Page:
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Jude Knight: Revealed in Mist

Revealed in Mist and the Sex Trade

In my new release, my heroine is a spy, assigned to work in the house of a courtesan. Courtesans were at the apex of the sex trade: highly-skilled entertainers who traded on their looks and sex appeal to earn a living. The book also includes a visit to a brothel, in the excerpt I share below this historical note.

At the time I write about, according to Dan Cruickshank’s The Secret History of Georgian London, one in five women in London earned income from the sale of sex. He called London:

a vast, hostile, soulless, wicked all-devouring but also fatally attractive place that makes and breaks, that tempts, inflames, satisfies, yet corrupts and ultimately kills.

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Sex workers—defined as those who made some or part of their living by selling sex—ranged from those offering a quick bang up against a wall in a slum alley to those accepting gifts from hopeful admirers while mixing on the fringes of Society. And everything in between.

Most prostitutes seem to have been working class girls who, having surrendered their virtue to a man of their own class, sought some profit from their lapse. One woman said:

she had got tired of service, wanted to see life and be independent; & so she had become a prostitute…She…enjoyed it very much, thought it might raise her & perhaps be profitable

Which it was, giving her enough savings to purchase a coffee house and set up in business. For others, prostitution was seasonal, or a temporary reaction to a financial crisis. Many worked for a year or two, then took their savings home, and married or set up in business. Prostitution might also be a way to supplement income from another job; seamstresses and milliners, in particular, were so poorly paid that many of them sold their bodies as well.

Those who worked in wealthier areas, such as the West End, were more likely to find wealthy clients, and those with bit parts in the theatre, who then—as now—might be turned off in a moment if the performance did not please the audience, were well positioned to find a wealthy admirer to keep them in the style to which they would like to become accustomed.

A clever, pretty, talented girl could hope to attract a generous protector, perhaps even an admirer so besotted he would marry her. It happened, though rarely. More commonly, a man would set his mistress up in a house or apartment, and visit her when he was at leisure until he tired of her or she of him.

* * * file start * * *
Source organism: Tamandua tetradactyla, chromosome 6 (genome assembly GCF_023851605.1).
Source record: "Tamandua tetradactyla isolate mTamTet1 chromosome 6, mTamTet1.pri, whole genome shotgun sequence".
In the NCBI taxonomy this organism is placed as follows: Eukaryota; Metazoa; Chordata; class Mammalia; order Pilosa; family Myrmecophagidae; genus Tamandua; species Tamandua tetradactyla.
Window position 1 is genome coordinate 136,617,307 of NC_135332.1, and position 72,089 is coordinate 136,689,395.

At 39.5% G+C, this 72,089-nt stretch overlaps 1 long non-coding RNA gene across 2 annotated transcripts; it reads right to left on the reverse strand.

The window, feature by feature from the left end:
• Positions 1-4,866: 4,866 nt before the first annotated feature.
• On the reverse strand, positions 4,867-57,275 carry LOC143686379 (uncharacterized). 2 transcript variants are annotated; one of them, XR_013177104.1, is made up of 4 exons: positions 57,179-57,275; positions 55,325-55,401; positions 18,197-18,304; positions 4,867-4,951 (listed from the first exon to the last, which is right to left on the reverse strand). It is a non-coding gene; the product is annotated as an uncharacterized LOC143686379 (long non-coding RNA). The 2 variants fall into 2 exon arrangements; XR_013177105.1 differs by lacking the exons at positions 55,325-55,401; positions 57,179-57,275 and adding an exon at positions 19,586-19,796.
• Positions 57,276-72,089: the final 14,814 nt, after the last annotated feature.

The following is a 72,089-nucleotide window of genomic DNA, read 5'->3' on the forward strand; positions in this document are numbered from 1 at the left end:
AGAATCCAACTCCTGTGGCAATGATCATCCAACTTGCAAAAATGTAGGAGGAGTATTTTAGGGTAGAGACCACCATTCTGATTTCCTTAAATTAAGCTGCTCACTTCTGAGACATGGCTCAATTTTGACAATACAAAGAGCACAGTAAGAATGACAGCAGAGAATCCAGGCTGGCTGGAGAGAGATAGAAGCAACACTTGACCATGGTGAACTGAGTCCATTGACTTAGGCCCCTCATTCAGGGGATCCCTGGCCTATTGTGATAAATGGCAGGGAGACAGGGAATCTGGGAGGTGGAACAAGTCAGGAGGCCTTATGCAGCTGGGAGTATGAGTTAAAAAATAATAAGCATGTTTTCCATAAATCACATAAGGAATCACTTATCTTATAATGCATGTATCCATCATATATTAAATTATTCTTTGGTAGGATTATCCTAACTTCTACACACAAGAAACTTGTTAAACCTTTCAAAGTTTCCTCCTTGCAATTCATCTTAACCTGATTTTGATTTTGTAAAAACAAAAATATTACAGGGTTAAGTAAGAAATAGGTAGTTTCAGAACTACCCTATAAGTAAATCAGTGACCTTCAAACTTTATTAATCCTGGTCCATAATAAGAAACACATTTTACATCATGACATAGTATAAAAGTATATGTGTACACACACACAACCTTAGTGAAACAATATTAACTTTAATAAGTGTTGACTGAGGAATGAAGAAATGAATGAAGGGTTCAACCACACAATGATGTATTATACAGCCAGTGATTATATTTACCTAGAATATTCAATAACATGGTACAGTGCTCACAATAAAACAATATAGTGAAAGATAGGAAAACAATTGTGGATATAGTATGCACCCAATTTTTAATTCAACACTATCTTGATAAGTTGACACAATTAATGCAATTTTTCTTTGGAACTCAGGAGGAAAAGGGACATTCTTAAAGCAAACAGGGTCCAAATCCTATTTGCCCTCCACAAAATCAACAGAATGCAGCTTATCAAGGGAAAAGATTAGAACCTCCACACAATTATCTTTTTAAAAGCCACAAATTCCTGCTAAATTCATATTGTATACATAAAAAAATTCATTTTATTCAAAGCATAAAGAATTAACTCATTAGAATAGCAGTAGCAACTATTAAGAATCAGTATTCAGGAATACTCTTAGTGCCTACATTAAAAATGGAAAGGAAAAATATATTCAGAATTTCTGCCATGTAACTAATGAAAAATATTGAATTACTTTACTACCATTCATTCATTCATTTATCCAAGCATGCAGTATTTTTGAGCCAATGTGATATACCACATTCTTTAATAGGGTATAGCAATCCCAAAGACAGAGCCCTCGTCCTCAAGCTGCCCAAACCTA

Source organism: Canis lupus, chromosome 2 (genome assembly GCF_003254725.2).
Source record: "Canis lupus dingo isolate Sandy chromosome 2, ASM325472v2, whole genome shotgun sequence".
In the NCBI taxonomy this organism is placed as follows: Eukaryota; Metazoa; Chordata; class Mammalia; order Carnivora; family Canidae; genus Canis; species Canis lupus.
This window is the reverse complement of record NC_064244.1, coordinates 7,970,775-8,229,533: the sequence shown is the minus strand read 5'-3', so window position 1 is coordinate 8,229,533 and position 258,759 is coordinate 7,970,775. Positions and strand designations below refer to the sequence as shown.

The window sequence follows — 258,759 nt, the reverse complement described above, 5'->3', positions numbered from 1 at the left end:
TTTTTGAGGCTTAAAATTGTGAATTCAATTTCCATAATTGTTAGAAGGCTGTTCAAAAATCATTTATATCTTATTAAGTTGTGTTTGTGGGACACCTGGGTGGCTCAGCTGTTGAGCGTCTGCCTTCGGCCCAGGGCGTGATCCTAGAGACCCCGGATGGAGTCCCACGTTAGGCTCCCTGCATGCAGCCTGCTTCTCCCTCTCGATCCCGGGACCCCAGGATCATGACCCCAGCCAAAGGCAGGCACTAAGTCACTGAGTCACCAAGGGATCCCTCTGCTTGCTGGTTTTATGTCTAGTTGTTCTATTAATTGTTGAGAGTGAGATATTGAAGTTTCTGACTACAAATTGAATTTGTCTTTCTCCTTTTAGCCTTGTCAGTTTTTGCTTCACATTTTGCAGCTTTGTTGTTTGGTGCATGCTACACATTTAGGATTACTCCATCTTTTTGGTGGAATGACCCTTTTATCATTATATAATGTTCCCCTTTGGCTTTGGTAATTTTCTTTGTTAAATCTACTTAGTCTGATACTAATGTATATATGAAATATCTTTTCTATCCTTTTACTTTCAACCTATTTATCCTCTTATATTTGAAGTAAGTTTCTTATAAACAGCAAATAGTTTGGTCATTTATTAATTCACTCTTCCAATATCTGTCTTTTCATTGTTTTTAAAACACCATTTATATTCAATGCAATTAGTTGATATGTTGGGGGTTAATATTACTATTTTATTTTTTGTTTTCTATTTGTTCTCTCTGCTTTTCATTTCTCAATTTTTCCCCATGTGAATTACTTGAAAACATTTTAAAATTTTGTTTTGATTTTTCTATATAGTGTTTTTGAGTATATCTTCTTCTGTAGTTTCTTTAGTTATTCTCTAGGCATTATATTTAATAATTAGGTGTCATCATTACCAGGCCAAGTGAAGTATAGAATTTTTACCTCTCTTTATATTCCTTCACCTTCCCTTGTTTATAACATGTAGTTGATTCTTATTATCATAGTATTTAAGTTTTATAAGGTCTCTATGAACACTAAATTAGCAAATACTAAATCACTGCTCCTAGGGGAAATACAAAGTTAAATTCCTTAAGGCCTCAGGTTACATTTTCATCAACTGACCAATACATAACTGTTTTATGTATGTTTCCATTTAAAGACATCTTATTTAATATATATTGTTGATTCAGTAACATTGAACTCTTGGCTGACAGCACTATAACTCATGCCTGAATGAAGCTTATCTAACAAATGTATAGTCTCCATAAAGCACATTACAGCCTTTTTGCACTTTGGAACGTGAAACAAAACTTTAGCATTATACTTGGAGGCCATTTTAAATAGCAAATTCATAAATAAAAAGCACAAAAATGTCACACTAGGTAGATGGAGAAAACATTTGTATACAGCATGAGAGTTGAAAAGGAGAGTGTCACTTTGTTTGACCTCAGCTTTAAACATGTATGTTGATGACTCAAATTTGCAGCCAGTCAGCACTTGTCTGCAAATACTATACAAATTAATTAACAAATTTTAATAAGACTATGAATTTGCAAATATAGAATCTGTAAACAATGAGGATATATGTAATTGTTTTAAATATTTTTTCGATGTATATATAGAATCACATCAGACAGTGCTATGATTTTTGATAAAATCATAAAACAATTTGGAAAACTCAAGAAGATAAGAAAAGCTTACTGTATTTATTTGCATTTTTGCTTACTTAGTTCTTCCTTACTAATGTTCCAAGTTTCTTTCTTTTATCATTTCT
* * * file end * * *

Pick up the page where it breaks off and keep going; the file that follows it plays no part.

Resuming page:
Many sex workers, if not most, were in less fortunate circumstances. Those running the brothels sought constantly for fresh girls to please the appetites of their customers. A girl who accepted a job, or even a bed for the night, might find herself put to work whether she wished or not, her virginity auctioned to the highest bidder, and her share of the income withheld to pay for her food, board, clothing, and whatever else the brothel-keeper could imagine.

About Revealed in Mist

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Their pasts could bring them together or separate them forever.

Prue’s job is to uncover secrets, but she hides a few of her own. When she is framed for murder and cast into Newgate, her one-time lover comes to her rescue. Will revealing what she knows help in their hunt for blackmailers, traitors, and murderers? Or threaten all she holds dear?

Enquiry agent David solves problems for the ton, but will never be one of them. When his latest case includes his legitimate half-brothers as well as the lover who left him months ago, he finds the past and the circumstances of his birth difficult to ignore. Danger to Prue makes it impossible.

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Excerpt

Their first stop was, predictably, a brothel, The Dancing Dove—an expensive brothel, by the youth of the workers and the quality of the fittings, but with the same sickening smells of cheap perfume, sex, sweat, and despair as the others his work had taken him into. He allowed himself to be introduced to a statuesque redhead who was considerably older than she was made up to appear.

“Fanny, show my young friend a good time, eh?” Talbot commanded, and David followed her to one of the rooms.

He had a better use for the bed than the exercise Talbot imagined. He was beginning to feel the loss of a night’s sleep.

“Don’t bother,” he told the prostitute, as she began to unbutton her blouse. “When were the sheets last changed?”

“Maybe three days.” She looked uncertainly at the bed and back at him. “How do you want me then?”